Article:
Reality Is Knocking at the Door: What Can Be Done, And What Should Not Be Done

March 13, 2020
Vienna, March 11, 2020: Two Armenian tourists pose in good spirits with gloves and mouth masks in front of St. Stephen's Cathedral, which, like all federal museums, was already closed due to the corona pandemic. (Michael Gubi flickr CC BY-NC 2.0)
Vienna, March 11, 2020: Two Armenian tourists pose in good spirits with gloves and mouth masks in front of St. Stephen's Cathedral, which, like all federal museums, was already closed due to the corona pandemic. (Michael Gubi flickr CC BY-NC 2.0)

What are people experiencing in the world now? An Italian sees a spreading virus shutting down schools and businesses, causing near-riots at grocery stores, and about which it is difficult to have a sense of when it will end. An American with some savings for retirement has witnessed, over the last two weeks, a loss of 25 to 30% of the value of their stocks only two months after mourning the death of a family member from opioids. A Kenyan, confronting the worst locust swarms in 70 years, sees some efforts at pest control, but the numbers of pests continues to increase, as a new generation is hatching: “Doesn’t the world care?” A Chinese nurse, exhausted from the efforts involved in providing care in Wuhan, is spending two weeks in isolation at home in Nanjing, hears Westerners on television blaming China for not doing enough to stop the virus and wonders whether peaceful, honest relations are possible.

We are living in a Dark Age, both in the sense of the physical conditions confronting us, and in the cultural outlook that has brought about those conditions and resists efforts to change them. From the European Dark Age sprang the Renaissance, and from today’s calamities can be forged a new paradigm of economics and society.

How can this be done? And what should not be done?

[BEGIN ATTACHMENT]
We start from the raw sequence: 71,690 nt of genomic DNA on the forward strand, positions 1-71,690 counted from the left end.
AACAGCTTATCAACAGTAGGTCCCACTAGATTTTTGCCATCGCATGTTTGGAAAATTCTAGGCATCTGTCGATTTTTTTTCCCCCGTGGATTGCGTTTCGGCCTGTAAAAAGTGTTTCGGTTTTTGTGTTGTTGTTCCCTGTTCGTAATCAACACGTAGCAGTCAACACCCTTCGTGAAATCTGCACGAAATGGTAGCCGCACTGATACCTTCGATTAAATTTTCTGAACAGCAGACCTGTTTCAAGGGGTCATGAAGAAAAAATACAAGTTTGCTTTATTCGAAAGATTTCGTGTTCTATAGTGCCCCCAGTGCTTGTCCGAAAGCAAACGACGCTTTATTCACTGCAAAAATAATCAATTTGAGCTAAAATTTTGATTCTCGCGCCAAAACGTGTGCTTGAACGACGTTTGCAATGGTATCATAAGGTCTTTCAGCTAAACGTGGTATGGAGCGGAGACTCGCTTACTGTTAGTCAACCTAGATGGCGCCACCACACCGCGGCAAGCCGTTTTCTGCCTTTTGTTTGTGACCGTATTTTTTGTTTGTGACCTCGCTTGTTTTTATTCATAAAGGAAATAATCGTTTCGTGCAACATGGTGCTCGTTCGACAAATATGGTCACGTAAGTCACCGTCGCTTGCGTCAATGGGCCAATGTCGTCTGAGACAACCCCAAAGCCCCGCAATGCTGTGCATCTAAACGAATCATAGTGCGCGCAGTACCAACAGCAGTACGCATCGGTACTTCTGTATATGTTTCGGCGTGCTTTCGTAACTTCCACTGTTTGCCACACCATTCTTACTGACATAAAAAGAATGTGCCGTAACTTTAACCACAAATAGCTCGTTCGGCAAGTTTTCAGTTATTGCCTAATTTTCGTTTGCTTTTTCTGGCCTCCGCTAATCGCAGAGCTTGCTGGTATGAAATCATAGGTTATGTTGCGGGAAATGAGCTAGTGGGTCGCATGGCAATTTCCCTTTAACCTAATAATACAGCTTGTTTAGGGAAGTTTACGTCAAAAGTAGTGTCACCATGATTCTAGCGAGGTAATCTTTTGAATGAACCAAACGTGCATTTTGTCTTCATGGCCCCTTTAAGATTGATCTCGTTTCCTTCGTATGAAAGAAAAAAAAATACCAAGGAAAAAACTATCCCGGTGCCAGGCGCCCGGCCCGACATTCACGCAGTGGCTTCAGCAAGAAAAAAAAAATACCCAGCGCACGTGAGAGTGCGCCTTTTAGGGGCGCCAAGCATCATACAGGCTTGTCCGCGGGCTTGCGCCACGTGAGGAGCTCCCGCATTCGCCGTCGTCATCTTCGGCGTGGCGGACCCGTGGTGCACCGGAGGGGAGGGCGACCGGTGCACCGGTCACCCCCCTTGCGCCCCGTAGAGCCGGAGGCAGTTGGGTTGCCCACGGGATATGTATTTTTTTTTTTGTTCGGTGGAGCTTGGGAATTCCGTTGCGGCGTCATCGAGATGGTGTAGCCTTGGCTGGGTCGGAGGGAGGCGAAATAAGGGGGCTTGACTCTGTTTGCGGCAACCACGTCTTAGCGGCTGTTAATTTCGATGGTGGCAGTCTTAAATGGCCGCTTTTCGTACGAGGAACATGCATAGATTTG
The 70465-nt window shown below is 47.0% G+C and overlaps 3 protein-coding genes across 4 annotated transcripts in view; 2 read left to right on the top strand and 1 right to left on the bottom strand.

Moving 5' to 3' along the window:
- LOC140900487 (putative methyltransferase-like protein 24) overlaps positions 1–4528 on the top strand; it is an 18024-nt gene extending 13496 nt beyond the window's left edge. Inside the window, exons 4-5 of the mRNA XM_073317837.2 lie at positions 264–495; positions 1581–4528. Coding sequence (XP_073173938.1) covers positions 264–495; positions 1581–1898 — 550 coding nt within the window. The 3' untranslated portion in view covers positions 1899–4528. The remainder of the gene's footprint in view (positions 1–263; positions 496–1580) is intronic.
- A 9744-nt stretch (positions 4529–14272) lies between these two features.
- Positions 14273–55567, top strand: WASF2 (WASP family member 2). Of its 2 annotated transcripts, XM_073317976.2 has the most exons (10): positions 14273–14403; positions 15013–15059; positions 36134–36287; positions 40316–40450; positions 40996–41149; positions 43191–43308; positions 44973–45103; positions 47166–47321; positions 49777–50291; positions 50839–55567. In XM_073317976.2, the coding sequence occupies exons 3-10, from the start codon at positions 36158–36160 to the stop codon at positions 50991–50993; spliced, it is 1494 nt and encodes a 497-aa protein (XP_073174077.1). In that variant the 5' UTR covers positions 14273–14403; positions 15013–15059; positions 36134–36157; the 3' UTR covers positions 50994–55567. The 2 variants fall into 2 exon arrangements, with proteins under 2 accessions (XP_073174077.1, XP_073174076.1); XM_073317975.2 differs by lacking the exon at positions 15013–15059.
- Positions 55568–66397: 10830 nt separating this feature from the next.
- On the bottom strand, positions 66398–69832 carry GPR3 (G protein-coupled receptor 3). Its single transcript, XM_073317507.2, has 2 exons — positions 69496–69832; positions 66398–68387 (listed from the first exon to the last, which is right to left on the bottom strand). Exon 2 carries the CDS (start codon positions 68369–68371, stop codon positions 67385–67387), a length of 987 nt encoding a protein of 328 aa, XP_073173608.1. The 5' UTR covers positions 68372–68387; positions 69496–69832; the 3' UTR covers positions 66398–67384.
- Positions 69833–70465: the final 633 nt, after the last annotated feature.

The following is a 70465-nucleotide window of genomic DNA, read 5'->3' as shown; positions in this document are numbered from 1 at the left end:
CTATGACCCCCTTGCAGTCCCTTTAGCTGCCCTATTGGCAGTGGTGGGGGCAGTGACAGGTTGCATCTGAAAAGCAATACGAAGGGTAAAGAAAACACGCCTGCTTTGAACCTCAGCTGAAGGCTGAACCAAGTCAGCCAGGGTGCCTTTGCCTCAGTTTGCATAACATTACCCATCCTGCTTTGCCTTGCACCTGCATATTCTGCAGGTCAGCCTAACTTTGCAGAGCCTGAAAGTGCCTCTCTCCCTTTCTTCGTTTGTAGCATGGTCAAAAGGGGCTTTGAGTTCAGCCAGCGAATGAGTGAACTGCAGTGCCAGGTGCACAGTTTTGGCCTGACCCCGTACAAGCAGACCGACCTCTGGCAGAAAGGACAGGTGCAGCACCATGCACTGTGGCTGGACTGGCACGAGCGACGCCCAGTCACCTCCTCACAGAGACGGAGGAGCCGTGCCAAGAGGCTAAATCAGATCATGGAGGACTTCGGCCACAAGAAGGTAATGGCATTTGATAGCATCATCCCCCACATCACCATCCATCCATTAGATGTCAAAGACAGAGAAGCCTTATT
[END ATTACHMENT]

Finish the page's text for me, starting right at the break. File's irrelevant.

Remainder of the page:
First, the world does not need more money. The big Wall Street and London-centered banks must not be bailed out; they must be broken apart. Any bailouts would, like last time, be passed along to speculative units, client hedge funds, investment banking units, etc., and would never reach the real economy. Restoring the Glass-Steagall Act will put these speculative units out in the cold while protecting the large lending bank units from themselves—they will have to sell off the speculative units quickly, stop lending to them, and let them fail. Retirement funds will have that short time to get out of these speculative investments.

Interest rates should not be lowered further; they should be raised, and effectively split into two tiers, with lower rates for lending to productive investments in the physical economy. Glass-Steagall will almost immediately cause interest rates for short-term speculative lending to rise sharply. The desperate hedge funds trying to borrow hundreds of billions every morning from the New York Fed must be allowed to go dry.

Most important, the President and Congress must cooperate to create a capital budget for new infrastructure construction: concentrating initially on building new hospitals, laboratories and other public health facilities, bringing more high-tech companies into producing stockpiles of medical devices and protective equipment, and building the additional electricity capacity and clean water supplies this expanded hospital/public health/sanitation system needs. There is plenty of other new infrastructure needed as well. Building such new economic infrastructure can be a healthy activity, especially when done in the fresh air of the spring and summer.

New Federal bonds—construction bonds—have to be issued for this capital budget, whether by an emergency nationalization of the Federal Reserve, or, more quickly, simply by creating a Reconstruction Finance Corporation (RFC) backed by the Treasury. These bonds should bear interest rates higher than current Treasury long-term rates, and include small denominations. This will attract investment by the public, prevent further collapse of Treasury interest rates, and encourage productive bank loans by having the RFC participate in them.

Companies don’t need more money; they need new demand for production and construction. Without that, lots of small business loans won’t be used.

Some Federal taxes should be raised, not lowered: capital gains taxes, for example. The 1935-75 period of solid growth in U.S. labor productivity, real wages, and income equality, along with rapid technological advances and formation of new industries, was accomplished with Federal tax rates of nearly all types far higher than they are today, and with bank lending rates in the range of 3-6%.

Lyndon LaRouche’s Four Laws are the needed framework for the physical economic recovery that will support the future ensured survival of the human species. Take the opportunity to uplift people in need of solutions, by presenting a future they can look forward to with true hope!